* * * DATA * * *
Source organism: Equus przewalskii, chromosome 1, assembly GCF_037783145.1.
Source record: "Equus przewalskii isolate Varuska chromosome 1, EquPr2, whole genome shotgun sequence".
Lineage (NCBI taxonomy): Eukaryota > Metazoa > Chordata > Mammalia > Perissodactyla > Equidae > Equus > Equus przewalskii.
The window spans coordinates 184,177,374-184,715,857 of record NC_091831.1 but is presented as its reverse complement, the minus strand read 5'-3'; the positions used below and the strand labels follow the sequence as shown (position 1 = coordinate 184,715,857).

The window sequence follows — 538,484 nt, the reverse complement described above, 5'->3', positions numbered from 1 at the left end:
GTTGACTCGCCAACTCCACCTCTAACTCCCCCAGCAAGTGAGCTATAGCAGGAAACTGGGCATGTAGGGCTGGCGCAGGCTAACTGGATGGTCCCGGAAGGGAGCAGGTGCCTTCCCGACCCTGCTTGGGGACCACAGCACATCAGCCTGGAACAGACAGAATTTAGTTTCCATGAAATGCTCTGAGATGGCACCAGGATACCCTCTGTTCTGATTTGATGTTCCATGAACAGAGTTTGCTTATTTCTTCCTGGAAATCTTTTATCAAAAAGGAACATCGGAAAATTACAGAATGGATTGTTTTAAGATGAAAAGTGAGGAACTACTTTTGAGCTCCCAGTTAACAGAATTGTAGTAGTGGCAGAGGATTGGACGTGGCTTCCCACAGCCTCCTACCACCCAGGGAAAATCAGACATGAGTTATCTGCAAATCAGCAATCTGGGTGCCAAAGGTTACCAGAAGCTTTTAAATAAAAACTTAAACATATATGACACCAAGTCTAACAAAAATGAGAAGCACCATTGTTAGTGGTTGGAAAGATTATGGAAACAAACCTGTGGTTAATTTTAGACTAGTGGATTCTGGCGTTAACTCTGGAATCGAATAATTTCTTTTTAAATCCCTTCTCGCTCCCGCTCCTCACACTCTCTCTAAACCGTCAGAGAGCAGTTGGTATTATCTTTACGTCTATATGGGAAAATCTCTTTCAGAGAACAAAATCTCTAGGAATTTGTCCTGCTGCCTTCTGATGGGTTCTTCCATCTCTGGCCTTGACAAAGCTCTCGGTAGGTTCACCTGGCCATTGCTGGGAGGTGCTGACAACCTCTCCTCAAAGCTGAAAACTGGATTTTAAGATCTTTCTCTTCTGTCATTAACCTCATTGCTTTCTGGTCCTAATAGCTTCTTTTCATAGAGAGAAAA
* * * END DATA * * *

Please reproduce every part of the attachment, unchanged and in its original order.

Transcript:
Source organism: Equus przewalskii, chromosome 1, assembly GCF_037783145.1.
Source record: "Equus przewalskii isolate Varuska chromosome 1, EquPr2, whole genome shotgun sequence".
Lineage (NCBI taxonomy): Eukaryota > Metazoa > Chordata > Mammalia > Perissodactyla > Equidae > Equus > Equus przewalskii.
The window spans coordinates 184,177,374-184,715,857 of record NC_091831.1 but is presented as its reverse complement, the minus strand read 5'-3'; the positions used below and the strand labels follow the sequence as shown (position 1 = coordinate 184,715,857).

The window sequence follows — 538,484 nt, the reverse complement described above, 5'->3', positions numbered from 1 at the left end:
GTTGACTCGCCAACTCCACCTCTAACTCCCCCAGCAAGTGAGCTATAGCAGGAAACTGGGCATGTAGGGCTGGCGCAGGCTAACTGGATGGTCCCGGAAGGGAGCAGGTGCCTTCCCGACCCTGCTTGGGGACCACAGCACATCAGCCTGGAACAGACAGAATTTAGTTTCCATGAAATGCTCTGAGATGGCACCAGGATACCCTCTGTTCTGATTTGATGTTCCATGAACAGAGTTTGCTTATTTCTTCCTGGAAATCTTTTATCAAAAAGGAACATCGGAAAATTACAGAATGGATTGTTTTAAGATGAAAAGTGAGGAACTACTTTTGAGCTCCCAGTTAACAGAATTGTAGTAGTGGCAGAGGATTGGACGTGGCTTCCCACAGCCTCCTACCACCCAGGGAAAATCAGACATGAGTTATCTGCAAATCAGCAATCTGGGTGCCAAAGGTTACCAGAAGCTTTTAAATAAAAACTTAAACATATATGACACCAAGTCTAACAAAAATGAGAAGCACCATTGTTAGTGGTTGGAAAGATTATGGAAACAAACCTGTGGTTAATTTTAGACTAGTGGATTCTGGCGTTAACTCTGGAATCGAATAATTTCTTTTTAAATCCCTTCTCGCTCCCGCTCCTCACACTCTCTCTAAACCGTCAGAGAGCAGTTGGTATTATCTTTACGTCTATATGGGAAAATCTCTTTCAGAGAACAAAATCTCTAGGAATTTGTCCTGCTGCCTTCTGATGGGTTCTTCCATCTCTGGCCTTGACAAAGCTCTCGGTAGGTTCACCTGGCCATTGCTGGGAGGTGCTGACAACCTCTCCTCAAAGCTGAAAACTGGATTTTAAGATCTTTCTCTTCTGTCATTAACCTCATTGCTTTCTGGTCCTAATAGCTTCTTTTCATAGAGAGAAAA